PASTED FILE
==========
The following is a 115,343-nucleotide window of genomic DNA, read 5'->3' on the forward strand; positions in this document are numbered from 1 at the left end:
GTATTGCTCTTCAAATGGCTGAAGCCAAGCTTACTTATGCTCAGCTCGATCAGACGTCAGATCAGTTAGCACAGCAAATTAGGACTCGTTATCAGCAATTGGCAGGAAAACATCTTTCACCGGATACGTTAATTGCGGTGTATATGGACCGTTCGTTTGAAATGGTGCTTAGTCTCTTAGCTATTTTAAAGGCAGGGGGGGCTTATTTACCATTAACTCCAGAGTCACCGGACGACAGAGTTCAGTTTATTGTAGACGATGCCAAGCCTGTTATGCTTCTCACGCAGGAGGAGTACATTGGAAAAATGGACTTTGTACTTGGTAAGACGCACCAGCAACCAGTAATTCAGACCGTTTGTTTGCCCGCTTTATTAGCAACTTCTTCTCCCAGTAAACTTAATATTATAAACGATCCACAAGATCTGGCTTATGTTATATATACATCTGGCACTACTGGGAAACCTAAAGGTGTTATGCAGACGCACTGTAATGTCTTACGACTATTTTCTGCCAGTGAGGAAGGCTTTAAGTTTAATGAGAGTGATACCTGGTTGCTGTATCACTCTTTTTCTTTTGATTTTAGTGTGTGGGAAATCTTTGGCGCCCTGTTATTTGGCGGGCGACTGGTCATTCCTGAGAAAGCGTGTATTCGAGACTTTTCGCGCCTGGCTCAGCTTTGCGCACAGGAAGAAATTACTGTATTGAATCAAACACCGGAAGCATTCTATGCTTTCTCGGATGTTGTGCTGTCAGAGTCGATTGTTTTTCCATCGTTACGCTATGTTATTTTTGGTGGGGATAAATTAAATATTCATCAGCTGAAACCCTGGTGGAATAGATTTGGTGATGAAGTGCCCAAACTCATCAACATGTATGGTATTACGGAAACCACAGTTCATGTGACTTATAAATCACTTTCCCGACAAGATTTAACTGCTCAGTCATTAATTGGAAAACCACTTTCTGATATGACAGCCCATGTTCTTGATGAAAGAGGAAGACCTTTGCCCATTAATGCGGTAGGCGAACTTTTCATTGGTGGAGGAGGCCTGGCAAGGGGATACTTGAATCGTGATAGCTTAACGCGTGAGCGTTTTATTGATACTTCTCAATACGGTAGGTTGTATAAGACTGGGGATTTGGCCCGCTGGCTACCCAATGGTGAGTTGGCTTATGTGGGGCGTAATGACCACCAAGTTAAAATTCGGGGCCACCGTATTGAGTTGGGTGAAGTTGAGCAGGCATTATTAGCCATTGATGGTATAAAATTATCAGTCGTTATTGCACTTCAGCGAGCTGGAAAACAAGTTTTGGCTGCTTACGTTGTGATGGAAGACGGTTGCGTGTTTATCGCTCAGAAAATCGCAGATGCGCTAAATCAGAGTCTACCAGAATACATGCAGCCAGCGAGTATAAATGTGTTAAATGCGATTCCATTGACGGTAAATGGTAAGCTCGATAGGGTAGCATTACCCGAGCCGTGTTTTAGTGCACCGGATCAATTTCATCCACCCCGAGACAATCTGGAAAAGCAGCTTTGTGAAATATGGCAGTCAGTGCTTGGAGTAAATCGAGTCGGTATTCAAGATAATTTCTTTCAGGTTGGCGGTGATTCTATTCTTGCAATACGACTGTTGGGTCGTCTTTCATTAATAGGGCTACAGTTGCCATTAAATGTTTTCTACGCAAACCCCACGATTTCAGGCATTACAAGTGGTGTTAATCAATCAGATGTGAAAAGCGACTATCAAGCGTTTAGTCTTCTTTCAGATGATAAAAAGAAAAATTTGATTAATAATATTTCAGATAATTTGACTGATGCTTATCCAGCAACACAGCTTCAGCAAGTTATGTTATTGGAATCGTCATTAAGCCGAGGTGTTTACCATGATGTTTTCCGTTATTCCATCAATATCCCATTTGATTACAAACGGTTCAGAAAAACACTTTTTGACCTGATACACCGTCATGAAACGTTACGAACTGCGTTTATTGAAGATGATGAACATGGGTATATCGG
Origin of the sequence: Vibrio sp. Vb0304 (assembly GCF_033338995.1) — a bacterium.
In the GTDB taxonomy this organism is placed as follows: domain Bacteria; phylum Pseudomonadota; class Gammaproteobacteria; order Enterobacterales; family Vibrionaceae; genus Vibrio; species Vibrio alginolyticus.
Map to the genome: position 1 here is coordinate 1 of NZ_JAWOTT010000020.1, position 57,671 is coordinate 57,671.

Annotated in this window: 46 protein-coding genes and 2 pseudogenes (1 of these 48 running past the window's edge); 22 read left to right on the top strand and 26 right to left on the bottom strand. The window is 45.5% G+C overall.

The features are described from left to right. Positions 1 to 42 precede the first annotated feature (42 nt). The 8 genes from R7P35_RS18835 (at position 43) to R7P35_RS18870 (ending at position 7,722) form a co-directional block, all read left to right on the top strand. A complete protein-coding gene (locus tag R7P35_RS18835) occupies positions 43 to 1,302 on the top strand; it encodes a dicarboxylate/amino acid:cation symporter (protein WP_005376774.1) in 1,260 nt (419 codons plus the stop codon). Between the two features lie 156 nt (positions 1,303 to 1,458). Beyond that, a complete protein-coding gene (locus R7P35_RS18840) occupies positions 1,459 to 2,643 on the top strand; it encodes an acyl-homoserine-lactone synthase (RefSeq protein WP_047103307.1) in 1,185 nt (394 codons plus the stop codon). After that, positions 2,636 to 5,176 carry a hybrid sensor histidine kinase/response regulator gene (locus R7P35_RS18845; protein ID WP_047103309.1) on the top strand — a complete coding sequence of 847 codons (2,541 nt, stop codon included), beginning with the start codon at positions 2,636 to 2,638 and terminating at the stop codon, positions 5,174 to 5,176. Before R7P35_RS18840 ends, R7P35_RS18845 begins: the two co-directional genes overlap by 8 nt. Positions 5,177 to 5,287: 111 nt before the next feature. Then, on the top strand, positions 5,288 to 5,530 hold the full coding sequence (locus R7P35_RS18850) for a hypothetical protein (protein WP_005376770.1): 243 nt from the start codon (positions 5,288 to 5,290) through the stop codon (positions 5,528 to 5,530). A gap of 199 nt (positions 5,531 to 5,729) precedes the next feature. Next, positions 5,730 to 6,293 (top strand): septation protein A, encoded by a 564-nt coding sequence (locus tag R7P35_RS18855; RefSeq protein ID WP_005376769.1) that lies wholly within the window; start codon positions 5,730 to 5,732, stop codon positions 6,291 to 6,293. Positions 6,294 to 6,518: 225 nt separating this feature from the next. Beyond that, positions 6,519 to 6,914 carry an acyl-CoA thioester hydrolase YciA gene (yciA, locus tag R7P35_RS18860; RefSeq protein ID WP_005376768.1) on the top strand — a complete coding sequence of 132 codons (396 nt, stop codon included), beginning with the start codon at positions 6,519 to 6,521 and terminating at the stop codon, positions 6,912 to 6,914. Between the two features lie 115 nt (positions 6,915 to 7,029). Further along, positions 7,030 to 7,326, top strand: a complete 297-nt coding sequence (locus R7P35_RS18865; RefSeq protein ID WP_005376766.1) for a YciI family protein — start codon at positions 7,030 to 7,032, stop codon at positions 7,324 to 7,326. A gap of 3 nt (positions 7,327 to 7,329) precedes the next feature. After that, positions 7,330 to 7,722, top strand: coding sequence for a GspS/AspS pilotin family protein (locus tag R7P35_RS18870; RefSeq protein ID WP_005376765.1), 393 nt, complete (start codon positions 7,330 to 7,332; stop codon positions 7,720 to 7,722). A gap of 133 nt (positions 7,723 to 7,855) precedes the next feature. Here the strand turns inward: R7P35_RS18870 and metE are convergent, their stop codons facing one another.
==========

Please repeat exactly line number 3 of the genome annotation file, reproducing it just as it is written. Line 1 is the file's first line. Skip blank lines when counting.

Origin of the sequence: Vibrio sp. Vb0304 (assembly GCF_033338995.1) — a bacterium.